Multimedia artist Clifford Owens is being a bit evasive. I'm asking him about exactly what he plans to do with the audience that shows up for Photographs With an Audience this Friday and Saturday night in Gerrard Hall. Spontaneity—and not giving the game away—prompts him "not to disclose too much about what specifically is going to happen."
There will be a large- and medium-format camera, a couple of photographic strobes and not too many chairs.
"I want them moving, participating," he says.
Owens says he plans to ask the audience a series of questions and then ask members from the audience to stand in front of the camera to play out the responses. "I'm not quite certain what the audience will expect; not quite sure how people will respond."
Megel calls Owens' Photographs "a piece that is process. He's interested in audiences being subjects—and subjects being art. It's a very different type of performance than we're used to in the Process Series."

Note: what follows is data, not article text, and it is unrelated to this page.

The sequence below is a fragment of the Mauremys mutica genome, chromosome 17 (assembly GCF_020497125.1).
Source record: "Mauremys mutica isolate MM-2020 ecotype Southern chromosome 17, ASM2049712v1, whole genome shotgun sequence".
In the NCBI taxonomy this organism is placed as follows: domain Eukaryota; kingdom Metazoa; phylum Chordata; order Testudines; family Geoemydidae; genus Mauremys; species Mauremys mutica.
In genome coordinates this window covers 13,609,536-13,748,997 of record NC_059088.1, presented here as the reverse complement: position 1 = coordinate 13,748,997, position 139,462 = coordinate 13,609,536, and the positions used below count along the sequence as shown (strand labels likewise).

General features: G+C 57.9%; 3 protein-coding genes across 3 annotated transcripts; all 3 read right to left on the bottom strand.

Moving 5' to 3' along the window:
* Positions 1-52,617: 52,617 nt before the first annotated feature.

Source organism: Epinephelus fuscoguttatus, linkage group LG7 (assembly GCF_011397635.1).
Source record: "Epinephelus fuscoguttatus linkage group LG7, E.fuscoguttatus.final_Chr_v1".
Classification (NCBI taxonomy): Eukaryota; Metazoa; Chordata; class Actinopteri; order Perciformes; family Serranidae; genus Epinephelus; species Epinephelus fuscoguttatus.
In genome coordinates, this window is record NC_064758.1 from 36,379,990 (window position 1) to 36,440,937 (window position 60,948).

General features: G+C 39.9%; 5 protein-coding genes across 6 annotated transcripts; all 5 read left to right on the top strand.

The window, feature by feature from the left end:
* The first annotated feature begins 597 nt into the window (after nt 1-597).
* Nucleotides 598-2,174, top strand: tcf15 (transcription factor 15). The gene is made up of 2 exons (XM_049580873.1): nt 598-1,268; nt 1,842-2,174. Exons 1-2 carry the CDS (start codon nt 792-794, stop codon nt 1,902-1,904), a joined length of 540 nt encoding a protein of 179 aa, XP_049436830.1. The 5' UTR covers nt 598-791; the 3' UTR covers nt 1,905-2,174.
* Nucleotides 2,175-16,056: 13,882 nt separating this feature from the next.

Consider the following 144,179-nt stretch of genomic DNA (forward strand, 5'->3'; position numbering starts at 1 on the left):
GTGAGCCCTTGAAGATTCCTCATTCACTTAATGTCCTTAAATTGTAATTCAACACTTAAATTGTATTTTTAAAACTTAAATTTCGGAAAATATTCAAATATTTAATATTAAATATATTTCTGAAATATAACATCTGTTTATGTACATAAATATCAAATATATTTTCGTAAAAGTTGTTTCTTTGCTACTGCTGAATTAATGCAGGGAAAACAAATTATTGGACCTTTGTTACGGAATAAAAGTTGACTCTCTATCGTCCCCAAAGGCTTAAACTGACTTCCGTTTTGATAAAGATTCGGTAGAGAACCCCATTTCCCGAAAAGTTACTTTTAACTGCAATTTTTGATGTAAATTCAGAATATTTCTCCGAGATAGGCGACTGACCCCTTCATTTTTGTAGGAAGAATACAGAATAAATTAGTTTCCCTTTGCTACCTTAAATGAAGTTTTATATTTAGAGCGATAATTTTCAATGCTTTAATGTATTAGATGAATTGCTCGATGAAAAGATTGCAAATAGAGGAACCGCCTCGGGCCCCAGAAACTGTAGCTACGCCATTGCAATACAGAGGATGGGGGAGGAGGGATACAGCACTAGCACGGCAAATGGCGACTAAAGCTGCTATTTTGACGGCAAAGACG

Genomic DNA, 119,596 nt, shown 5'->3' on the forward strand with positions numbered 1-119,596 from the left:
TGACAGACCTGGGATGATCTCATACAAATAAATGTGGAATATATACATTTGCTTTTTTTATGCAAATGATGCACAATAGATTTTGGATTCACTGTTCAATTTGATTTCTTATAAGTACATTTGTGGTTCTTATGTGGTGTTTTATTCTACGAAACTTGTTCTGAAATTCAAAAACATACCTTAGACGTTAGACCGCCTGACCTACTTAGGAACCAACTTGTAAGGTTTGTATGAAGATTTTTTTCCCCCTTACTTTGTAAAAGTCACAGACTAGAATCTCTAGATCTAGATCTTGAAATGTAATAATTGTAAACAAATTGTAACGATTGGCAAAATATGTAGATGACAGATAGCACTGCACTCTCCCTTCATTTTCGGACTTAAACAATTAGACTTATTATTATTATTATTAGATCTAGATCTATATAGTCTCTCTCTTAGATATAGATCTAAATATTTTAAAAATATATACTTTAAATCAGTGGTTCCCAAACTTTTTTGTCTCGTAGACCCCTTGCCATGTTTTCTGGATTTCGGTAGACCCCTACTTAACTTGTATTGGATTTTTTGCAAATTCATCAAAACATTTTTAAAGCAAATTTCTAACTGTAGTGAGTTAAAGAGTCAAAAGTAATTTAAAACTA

In our conversation, Owens maps out a tantalizing realm of hypothetical interests. "I'm thinking about the social decorum that governs institutions ... what [theorist] Kathy O'Dell talks about as 'the contractual agreement of performance art.' The audience will be willingly entering into the performance—into the frame I've set up for the cameras. There's a kind of social agreement implicit there. In a sense, that relationship makes us responsible for each other, as part of the experience together."
After Owens tells me a couple of the instructions he gave his audience in the New York version of the work, I ask him what exactly it is that he's trying to capture on film.
His answer is almost immediate. "Social relationships," he says before pausing, and then adds, "I'm thinking about the photograph as a kind of mirror, in a sense—and how viewers outside of the experience of the performance might make relationships between the other individuals and me, specifically. I'm thinking about my role as the artist and the provocateur in the project."
Get the picture?
Photographs With an Audience, presenting Nov. 6-7 at 8 p.m. at UNC's Gerrard Hall (admission is free), is part of a two-week residency for Owens on the UNC campus. While in Chapel Hill, Owens will contribute to an Internet archive of African-American performance art currently under construction by UNC art professor John Bowles and his students by staging several different performances in the art department's sculpture garden and elsewhere. A collection of his works is on display in Alcott Gallery through Dec. 9.